Seminars

  • Founded
    1962
  • Seminar Number
    417

This interdisciplinary seminar hosts speakers ranging from established scholars to early-career researchers who present works-in-progress that explore and redefine eighteenth-century European culture. Our interests range from material culture to textual history, national traditions to colonial formations, historicist practice to theoretical investigation, and we therefore seek to query, expand, and innovate eighteenth-century studies. Like our guest speakers, our membership is drawn from a wide variety of institutions and disciplines: history, literature, philosophy, political science, music, history of science, and art, as well as national traditions. The Seminar’s offerings are varied in scope, and occasionally our Seminar hosts special events, such as a symposium on the intellectual origins of freedom of speech (2007, 2008) and a 50th anniversary retrospective of the Seminar (2014).  Recently our Seminar has hosted, in addition to full-length talks, roundtables on science studies (2011), comparative orientalisms (2011), the quantitative eighteenth century (2016), rediscovering race (2017), and human rights (2019).

Past Meetings


Chair
Stephanie Insley Hershinow
stephanie.insley@gmail.com

Rapporteur
Lilith Todd
ldt2120@columbia.edu

Meeting Schedule

09/21/2023 Faculty House, Columbia University
7:00 PM
Napoleon’s Nemesis: Madame de Staël (1766-1817) and the Origins of Liberalism
Helena Rosenblatt, CUNY, Graduate Center
Abstract

Abstract

Despite the growing scholarship on Madame de Staël, not much has been said about her relationship with Napoleon. The relative inattention to Madame de Stael is odd when you consider the reputation she enjoyed in her own lifetime. Regarded as one of the most important French writers of all time and the most politically powerful salonnière, she was, at one point, probably Europe’s best-known enemy of Napoleon. When she arrived in London in June of 1813, after the 10 year exile that Napoleon imposed on her, she received a heroine’s welcome. It was said that there were three powers in Europe: England, Russia and Madame de Staël. My paper will describe this enmity and suggest that there is much that we can learn from it.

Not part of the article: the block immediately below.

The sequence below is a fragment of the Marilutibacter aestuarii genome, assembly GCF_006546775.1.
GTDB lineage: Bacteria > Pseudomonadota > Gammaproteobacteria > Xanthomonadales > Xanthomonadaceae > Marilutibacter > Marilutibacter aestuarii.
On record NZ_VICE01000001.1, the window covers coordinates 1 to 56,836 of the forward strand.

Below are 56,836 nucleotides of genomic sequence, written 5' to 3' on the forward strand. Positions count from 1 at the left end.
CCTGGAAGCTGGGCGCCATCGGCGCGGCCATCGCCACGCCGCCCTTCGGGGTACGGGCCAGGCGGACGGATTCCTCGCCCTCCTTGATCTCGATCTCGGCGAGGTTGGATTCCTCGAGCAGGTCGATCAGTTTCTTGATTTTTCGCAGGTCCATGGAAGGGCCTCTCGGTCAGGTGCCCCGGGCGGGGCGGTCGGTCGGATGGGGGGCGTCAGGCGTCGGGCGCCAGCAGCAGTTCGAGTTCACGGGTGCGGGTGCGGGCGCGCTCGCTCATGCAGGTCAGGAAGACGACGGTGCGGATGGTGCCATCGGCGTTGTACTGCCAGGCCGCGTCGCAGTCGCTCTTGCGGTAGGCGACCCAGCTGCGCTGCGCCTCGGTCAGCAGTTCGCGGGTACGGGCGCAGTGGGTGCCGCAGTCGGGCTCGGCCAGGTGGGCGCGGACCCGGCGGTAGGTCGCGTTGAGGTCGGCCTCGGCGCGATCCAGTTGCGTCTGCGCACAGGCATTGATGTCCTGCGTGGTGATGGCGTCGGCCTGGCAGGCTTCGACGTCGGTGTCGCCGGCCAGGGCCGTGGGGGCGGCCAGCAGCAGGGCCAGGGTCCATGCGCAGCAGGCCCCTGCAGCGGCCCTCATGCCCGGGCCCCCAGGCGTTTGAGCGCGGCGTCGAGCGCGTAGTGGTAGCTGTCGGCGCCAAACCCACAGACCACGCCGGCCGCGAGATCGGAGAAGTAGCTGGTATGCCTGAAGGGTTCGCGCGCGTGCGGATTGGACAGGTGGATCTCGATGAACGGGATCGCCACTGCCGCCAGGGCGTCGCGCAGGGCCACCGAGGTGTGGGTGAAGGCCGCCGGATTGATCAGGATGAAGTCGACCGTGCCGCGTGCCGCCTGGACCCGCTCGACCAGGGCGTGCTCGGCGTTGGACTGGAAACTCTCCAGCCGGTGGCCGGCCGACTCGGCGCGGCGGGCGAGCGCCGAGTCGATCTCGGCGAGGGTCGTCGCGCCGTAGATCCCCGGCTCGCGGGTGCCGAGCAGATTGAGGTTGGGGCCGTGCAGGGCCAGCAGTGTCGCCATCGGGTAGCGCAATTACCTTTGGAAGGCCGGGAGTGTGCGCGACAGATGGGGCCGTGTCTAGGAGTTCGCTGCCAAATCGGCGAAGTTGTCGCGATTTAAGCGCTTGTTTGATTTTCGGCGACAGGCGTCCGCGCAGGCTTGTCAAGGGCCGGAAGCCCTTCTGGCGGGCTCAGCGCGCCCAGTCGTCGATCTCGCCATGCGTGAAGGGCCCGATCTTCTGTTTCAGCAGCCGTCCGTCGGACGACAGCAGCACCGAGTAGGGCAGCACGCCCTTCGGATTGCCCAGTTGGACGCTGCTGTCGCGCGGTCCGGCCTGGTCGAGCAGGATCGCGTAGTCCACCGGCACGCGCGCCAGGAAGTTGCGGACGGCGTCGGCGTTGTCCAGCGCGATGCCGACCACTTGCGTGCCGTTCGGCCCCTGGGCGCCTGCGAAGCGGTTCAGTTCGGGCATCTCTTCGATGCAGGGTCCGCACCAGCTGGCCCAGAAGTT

10/12/2023 Faculty House, Columbia University
7:00 PM
Imoinda and Oroonoko’s Signed Language
Jason Farr, Marquette University
Abstract

Abstract

This talk explores how attention to the early history of English deaf education illuminates the signed language shared between Imoinda and Oroonoko of Aphra Behn’s Oroonoko (1688). Behn portrays these characters’ visual transmissions as a silent language that is distinctive from–but no less important than–the spoken languages that otherwise populate the narrative. Readerly attention to the multimodal, multisensory dimensions of deaf and disabled sociability helps us to understand Oroonoko’s ambivalence regarding audism/ableism, colonialism, and enslavement. The long history of American Indian Sign Language, however, offers a stirring counternarrative to the seeming inevitability of these violent systemic arrangements.





11/09/2023 Faculty House, Columbia University
7:00 PM
Empirical Statecraft: The Emergence of an Information Empire in the Eighteenth-Century Spanish Atlantic
Fidel Tavárez, Queens College, CUNY
Abstract

Abstract